Tuesday, June 28, 2011

Flash Image Atlas Animation System. Why?

This was suppose to be posted on Sunday, but with my mother going into the hospital, I kind of forgot about posting it. Sorry for the delay.

As part of my larger project, I have decided to develop my own animation system. As this larger project is currently being done in Flash, which is essentially an animation system with a powerful programming language tacked on to it, this may seem redundant. If I knew for sure that the project was going to be exclusively done in Flash, it would be. The truth is that I may end up having to port the game to other devices. While Flash is sort of runnable on portable devices, the performance currently isn't quite there. If, when my game is in a near finished state, the game runs fine on the target devices then there is no issue. However, this is not necessarily going to be the case so I have been looking into what would be involved in porting a game by creating a native version for certain devices.

OpenGL ES is pretty much the standard for all the devices I am thinking about targeting. While studying OpenGL one common optimization that comes highly recommended is to combine the textures that one is using into something called an image atlas. As it turns out, an image atlas is a more advanced version of image strips (aka sprite strips) and image grids (aka image sheets or sprite sheets). Image strips/sheets are what I was using for my Java games so I am well versed in the technique.

A lot of the artwork for my larger-scale game is bitmap graphics so  creating a library that allows for an image atlas to drive an animation would be convenient and make porting easier. Spending a development week or two to get this functionality is really not much of a loss while the benefits are potentially great. I define a development week to be 40 hours which is a typical work week in Canada. As my work on the large scale game is part time, it may take two or three weeks in real world time for a development week. I plan on porting it to HTML 5 and possibly other platforms. Not too long ago I created a simple image atlas class for my HTML 5 JavaScript graphics library so an HTML 5 port so the HTML 5 version should be fairly quick to develop. This will give me a common set of components that will make it much easier to switch between platforms. While I personally believe that Flash will be around for a while, having an easy path to other platforms doesn't hurt.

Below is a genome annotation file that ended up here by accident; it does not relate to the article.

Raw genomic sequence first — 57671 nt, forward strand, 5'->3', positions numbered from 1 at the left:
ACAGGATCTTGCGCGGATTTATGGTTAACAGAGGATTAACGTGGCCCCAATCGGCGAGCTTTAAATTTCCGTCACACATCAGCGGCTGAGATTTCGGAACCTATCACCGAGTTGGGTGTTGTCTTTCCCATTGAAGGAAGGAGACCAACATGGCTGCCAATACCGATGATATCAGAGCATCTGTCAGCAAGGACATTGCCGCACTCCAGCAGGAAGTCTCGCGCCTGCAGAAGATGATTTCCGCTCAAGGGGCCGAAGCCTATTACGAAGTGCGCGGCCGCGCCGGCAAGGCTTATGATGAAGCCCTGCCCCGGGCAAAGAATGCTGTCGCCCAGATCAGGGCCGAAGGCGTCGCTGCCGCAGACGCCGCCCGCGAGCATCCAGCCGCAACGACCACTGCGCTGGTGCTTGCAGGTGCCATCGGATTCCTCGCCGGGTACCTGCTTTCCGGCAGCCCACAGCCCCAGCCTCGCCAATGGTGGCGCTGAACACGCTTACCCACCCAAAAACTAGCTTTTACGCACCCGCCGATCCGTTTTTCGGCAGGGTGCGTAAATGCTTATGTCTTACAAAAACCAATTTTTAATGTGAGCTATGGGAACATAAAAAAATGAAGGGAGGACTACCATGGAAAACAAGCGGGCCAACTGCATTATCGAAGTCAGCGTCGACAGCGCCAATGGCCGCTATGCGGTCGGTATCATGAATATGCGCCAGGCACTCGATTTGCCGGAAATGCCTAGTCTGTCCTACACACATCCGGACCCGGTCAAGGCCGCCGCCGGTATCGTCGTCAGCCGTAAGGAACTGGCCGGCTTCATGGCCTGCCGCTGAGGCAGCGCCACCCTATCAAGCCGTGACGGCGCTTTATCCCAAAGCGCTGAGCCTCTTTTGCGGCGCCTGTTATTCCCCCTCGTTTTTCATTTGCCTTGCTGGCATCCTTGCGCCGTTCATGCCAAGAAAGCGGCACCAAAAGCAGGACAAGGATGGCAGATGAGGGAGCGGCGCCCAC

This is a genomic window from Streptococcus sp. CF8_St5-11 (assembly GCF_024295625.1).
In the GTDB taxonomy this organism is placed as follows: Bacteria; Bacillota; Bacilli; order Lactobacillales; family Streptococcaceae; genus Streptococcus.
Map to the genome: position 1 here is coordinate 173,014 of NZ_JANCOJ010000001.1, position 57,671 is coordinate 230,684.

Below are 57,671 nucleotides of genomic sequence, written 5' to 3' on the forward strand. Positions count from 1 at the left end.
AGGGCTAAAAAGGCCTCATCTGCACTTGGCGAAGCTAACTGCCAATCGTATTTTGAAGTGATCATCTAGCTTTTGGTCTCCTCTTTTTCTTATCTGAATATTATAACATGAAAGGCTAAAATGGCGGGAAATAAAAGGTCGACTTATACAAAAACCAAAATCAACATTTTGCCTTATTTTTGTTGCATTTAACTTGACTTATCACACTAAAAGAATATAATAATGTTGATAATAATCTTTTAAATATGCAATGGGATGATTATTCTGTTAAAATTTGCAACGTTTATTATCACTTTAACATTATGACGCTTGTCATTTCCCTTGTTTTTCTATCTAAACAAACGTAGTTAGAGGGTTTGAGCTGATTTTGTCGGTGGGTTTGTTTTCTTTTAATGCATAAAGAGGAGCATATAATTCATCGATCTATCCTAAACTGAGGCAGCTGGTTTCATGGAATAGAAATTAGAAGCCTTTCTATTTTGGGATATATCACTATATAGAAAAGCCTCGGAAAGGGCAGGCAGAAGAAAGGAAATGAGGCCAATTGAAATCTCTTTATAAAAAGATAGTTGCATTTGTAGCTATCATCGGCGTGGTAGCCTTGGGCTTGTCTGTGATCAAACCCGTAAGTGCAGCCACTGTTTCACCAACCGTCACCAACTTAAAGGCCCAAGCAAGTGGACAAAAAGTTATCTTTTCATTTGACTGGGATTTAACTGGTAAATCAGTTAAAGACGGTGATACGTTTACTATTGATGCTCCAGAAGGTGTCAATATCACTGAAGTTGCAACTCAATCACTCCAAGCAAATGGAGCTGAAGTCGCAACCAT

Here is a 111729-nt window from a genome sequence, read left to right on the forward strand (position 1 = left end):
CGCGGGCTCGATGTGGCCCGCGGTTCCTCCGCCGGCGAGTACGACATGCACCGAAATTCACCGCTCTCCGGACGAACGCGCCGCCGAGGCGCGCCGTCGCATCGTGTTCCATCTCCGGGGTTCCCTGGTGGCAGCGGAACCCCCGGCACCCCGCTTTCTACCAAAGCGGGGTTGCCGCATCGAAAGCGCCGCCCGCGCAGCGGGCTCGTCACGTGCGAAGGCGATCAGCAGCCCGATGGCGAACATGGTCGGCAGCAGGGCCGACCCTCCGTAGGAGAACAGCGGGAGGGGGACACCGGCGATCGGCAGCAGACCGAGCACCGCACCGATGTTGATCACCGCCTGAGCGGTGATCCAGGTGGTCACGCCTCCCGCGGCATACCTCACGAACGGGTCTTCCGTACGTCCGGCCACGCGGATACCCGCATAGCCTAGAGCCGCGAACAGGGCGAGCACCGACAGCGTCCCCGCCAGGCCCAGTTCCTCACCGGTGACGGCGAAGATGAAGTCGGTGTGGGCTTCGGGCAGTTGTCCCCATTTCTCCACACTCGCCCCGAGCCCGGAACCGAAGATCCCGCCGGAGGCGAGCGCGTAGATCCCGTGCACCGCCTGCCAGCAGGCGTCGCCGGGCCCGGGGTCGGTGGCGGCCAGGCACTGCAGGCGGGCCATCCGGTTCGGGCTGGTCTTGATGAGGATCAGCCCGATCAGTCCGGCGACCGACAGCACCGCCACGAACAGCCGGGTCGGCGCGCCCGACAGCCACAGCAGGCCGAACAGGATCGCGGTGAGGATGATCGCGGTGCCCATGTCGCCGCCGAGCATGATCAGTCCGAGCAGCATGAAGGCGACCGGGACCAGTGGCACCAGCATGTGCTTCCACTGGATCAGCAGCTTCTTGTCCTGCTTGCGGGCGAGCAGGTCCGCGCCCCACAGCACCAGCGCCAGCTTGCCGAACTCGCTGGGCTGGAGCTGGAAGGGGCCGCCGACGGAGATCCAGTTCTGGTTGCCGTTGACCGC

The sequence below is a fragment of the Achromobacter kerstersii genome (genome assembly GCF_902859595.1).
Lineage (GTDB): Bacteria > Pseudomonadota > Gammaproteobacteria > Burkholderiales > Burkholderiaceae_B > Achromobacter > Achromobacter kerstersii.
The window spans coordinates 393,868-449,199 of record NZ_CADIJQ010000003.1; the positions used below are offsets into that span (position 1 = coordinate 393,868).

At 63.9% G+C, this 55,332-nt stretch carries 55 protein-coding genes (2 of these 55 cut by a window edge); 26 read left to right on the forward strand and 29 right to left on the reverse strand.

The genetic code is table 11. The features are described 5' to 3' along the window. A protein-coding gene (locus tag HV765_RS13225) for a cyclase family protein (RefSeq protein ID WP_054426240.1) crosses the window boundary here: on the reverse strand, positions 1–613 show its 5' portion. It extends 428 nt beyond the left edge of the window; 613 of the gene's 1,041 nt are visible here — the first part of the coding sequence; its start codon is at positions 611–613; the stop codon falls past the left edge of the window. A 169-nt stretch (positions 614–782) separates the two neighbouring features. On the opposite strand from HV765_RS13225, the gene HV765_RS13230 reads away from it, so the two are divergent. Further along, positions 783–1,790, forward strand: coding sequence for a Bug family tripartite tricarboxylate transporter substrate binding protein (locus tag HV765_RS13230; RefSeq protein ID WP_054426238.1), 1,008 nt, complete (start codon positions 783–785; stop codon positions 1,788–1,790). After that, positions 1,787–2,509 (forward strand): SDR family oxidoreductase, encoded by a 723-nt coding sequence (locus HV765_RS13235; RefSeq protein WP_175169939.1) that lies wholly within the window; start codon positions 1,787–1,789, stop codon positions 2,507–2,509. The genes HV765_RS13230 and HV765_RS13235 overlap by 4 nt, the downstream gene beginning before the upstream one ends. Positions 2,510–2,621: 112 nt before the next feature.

In fact, with Microsoft not supporting Web GL in IE 9, any web-based will have to use a plug-in such as the upcoming Flash 11 to support 3D graphics in a cross-platform way. While Microsoft is claiming security issues (WebGL is fundementally far more secure than Microsoft's Active X which is still in IE), I hear that in Windows 8 there will be browser support for accessing Direct X 11. Since Direct X is essentially a less-secure version of Open GL (what WebGL is based on) I am wondering what Microsoft's true motivations for not supporting WebGL are. Still, I see the future of 3D on the web being Flash. Ideally it will be a WebGL with fallback to Flash future but more likely it will be just Flash with paid iOS apps for Apple users. Thanks Microsoft.

Sunday, June 19, 2011

Thoughts on Forever

I am going to delay my series of articles on the creation of episode 3 of Dozen Days of Tiles for a couple of weeks so I can touch on a couple of other topics. The big news in computer gaming (and to a lesser extent video gaming) circles is the release of Duke Nukem Forever (DNF). The reviews have been more negative than positive. Some of the negative reviews are negative because of the games play mechanics and other game play issues. These are fine and I consider them valid criticism. Other reviewers are those people that incorrectly think the game should be better because it took so long to develop. These people annoy me because the development time for DNF has nothing to do with its quality. There are a large number of reasons for this, but lets just look at the top three reasons.

First of all, the number of years a project is in development is not related to the development years of a project. A development year is one person working full time on a project for a year. If I spend 4 years working on a game and a team of 4 perfectly coordinated developers worked 1 year on the same type of game, the amount of time spent developing the two games is the same. My game should not be better because it took 4 times as long to develop because it didn't. Therefore, looking at the development time of a game strictly based on the number of years it has been in development is just stupid.

Second, the game changed game engines and major subsystems multiple times during development. This is not something that can be considered lightly as porting code from one platform to another is going to take a good chunk of time. In some cases, you may even need to spend a good chunk of time to recreate functionality if the features of the new engine are different. This is why very few games change their underlying engine mid-stream.